Illustration of Botox procedure for urinary incontinence

Onabotulinum toxin Type A, commonly known by its brand name Botox, is a highly effective in-office procedure to treat urgency urinary incontinence or overactive bladder symptoms. It works by diminishing the unwanted contractions in your bladder to prevent the sudden urge to urinate, which can cause urinary leakage.

Who is a candidate for Botox?

During your consultation, your urogynecologist will work with you to determine if Botox is the right procedure to alleviate your bladder symptoms. Typically, Botox is used in women with overactive bladder (OAB) or urinary urgency incontinence. Oftentimes, women select Botox as a treatment option if their symptoms have not improved with behavioral modifications, physical therapy or other medications. Botox is also a great alternative for women who do not tolerate the oral medications used to treat urinary urgency incontinence/OAB.

How is this procedure performed?

In the office, a cystoscope (a thin camera with a light on the end) is inserted into the urethra, allowing your urogynecologist to look at the inside and inspect your bladder and urethra. The Botox is then injected into the bladder muscle through a tiny Botox needle at the end of the cystoscope.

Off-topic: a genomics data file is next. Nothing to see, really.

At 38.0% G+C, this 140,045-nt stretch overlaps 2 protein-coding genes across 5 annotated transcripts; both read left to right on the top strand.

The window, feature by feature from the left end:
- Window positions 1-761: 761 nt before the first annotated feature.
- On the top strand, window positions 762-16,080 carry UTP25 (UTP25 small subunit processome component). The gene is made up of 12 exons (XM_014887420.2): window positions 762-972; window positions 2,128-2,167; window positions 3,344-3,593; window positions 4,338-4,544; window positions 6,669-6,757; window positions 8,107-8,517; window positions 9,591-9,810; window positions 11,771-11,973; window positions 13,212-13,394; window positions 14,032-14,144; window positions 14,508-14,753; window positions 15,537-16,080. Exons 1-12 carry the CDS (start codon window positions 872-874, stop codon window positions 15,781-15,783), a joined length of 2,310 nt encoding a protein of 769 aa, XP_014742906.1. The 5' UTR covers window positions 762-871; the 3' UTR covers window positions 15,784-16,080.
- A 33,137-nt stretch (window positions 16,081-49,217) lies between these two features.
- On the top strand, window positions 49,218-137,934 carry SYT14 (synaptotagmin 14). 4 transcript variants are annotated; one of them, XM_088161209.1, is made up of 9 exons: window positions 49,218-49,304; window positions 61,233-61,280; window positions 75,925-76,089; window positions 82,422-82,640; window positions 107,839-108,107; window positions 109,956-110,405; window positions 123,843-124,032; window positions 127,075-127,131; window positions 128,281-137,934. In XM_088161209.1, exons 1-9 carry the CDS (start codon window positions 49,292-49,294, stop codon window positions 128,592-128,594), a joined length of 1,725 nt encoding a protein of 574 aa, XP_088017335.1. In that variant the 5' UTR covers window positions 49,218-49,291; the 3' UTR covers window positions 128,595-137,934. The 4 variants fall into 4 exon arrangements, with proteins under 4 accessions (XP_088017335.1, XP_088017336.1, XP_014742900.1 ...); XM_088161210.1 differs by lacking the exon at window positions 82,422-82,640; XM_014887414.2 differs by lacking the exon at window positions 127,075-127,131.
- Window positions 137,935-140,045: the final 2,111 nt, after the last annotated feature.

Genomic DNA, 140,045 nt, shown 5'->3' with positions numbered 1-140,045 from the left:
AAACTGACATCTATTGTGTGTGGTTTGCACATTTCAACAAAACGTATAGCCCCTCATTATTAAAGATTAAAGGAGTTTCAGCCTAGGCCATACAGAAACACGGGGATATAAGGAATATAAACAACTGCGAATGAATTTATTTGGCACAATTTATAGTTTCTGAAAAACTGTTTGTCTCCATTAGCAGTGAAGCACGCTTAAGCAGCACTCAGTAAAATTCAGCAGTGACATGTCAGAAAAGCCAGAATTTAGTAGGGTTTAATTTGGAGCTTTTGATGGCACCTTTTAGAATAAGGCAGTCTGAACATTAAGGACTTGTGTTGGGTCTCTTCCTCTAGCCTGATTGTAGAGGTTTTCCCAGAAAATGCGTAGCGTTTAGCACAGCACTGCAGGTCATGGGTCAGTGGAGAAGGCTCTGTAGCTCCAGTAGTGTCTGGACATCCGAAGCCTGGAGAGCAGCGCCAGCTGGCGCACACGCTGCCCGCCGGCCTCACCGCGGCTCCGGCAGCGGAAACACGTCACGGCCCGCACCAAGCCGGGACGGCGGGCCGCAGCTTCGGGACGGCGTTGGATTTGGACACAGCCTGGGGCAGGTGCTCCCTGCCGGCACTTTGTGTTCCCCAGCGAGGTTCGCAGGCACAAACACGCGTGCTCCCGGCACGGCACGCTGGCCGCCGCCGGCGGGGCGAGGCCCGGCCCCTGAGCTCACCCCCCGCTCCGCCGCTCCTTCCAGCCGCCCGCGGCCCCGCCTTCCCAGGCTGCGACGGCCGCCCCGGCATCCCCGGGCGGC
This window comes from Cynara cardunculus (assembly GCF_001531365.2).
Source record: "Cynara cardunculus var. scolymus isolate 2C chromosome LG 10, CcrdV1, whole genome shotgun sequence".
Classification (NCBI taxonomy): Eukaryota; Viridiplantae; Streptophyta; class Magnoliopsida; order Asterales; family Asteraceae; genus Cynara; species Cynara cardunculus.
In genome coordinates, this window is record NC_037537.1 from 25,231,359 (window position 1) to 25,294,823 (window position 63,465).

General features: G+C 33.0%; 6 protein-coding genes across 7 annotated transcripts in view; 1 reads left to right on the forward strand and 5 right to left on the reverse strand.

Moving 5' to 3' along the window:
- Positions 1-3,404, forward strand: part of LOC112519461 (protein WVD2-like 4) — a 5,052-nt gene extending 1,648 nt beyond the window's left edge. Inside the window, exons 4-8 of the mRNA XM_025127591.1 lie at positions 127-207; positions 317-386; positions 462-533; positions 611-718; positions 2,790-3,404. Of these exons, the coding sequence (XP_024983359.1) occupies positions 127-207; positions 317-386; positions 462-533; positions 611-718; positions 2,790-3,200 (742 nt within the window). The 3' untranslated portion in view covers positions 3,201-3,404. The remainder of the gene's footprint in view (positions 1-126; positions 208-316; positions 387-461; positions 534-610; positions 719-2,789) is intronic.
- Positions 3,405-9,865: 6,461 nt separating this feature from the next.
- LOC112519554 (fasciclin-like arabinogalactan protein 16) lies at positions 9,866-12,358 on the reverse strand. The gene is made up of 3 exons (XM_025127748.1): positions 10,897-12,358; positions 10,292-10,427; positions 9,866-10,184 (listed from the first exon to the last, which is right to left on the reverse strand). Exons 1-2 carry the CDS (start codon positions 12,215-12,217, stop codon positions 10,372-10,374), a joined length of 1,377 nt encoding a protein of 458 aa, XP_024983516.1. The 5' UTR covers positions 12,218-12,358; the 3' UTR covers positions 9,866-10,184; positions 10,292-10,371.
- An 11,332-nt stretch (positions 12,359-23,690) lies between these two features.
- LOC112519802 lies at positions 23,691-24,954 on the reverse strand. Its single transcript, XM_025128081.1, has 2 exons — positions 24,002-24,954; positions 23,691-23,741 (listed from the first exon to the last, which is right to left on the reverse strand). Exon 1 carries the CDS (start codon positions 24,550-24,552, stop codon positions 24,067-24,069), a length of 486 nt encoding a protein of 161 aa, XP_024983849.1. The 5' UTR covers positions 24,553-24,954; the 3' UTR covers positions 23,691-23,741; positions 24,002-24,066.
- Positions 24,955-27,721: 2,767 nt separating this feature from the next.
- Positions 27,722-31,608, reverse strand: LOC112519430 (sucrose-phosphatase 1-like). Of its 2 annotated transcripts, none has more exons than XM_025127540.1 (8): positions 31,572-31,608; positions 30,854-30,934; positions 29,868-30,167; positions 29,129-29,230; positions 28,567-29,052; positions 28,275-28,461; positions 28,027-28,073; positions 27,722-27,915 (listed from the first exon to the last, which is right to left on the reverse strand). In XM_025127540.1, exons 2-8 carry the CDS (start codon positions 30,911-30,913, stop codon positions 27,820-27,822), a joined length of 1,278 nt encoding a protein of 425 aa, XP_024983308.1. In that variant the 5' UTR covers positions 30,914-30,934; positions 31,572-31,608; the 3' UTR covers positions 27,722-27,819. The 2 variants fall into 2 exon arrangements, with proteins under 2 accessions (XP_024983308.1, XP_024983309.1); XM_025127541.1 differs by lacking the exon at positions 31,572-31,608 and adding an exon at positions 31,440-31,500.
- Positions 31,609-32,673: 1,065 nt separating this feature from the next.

The entire procedure takes about five minutes and causes minimal discomfort. You will be able to drive yourself home after the procedure.

How successful is this procedure?

Clinical trials and other related research have proven that Botox injections for urgency and refractory urinary incontinence and overactive bladder are highly effective. However, the injections only last six to nine months. You will need to have injections every six to nine months to keep your urinary symptoms from returning.

Keep in mind, it usually takes around two weeks for the Botox injections to take full effect and alleviate symptoms.

What are the side effects?

Luckily, most women do not experience side effects from Botox procedures. Immediately following the procedure, you might feel a burning sensation or a small amount of bleeding during urination, but this should wear off throughout the day.

More rarely, women can experience transient side effects which are completely treatable and typically resolve with time, such as:

  • Recurrent urinary tract infections while on Botox treatment
  • Trouble emptying your bladder for several weeks after the procedure (Although rare, you may have to temporarily empty your bladder with a catheter after receiving injections.)

To decrease the chance that you experience a urinary tract infection, you will receive oral antibiotics after the procedure.